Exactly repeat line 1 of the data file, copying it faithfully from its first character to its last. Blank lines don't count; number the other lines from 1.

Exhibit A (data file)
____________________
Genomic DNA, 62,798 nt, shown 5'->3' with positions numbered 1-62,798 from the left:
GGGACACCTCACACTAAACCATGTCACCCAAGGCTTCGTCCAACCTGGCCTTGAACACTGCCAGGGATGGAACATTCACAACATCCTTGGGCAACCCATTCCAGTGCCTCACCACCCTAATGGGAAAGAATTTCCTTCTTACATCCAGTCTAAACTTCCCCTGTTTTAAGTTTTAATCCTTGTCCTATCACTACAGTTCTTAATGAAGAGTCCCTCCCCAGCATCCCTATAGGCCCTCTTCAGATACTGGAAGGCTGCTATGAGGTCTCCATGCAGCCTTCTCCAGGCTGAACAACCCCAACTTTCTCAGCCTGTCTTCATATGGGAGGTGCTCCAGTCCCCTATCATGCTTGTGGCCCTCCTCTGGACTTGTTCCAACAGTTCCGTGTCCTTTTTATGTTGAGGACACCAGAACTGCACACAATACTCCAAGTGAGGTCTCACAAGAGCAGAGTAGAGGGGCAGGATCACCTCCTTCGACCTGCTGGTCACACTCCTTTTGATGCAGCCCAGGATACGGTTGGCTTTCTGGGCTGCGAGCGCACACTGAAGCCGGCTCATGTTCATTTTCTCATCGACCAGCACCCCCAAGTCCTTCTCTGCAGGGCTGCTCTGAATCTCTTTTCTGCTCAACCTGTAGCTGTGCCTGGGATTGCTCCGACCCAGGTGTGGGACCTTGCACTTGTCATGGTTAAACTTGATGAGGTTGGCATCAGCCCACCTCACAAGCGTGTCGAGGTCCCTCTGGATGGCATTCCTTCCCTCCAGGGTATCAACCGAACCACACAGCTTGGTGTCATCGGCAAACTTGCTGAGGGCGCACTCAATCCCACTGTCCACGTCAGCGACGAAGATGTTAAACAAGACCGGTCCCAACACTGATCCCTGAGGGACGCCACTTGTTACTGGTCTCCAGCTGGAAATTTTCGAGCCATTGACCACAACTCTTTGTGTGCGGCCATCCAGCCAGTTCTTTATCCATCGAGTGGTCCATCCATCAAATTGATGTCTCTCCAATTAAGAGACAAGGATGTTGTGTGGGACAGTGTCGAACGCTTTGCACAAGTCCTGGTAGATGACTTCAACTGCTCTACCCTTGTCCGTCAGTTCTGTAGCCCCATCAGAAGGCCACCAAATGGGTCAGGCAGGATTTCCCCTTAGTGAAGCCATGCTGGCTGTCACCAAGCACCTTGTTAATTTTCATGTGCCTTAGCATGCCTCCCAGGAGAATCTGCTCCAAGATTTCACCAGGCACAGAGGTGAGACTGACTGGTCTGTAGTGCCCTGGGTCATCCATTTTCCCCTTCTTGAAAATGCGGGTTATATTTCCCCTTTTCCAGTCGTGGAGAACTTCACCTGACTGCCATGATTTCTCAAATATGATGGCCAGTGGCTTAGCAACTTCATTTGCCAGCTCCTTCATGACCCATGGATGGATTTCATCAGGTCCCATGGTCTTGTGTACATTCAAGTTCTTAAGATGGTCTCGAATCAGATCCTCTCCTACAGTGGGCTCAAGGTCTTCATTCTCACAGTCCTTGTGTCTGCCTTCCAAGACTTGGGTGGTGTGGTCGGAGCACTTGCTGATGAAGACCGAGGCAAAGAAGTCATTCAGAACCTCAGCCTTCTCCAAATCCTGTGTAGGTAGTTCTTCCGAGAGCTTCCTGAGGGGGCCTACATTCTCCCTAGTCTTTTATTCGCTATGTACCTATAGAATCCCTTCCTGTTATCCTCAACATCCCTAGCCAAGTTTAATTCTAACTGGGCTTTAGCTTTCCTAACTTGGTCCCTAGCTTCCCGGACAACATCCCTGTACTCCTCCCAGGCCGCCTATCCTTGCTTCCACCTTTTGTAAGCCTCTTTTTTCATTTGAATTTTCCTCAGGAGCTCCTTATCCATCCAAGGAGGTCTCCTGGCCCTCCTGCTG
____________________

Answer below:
Genomic DNA, 62,798 nt, shown 5'->3' with positions numbered 1-62,798 from the left: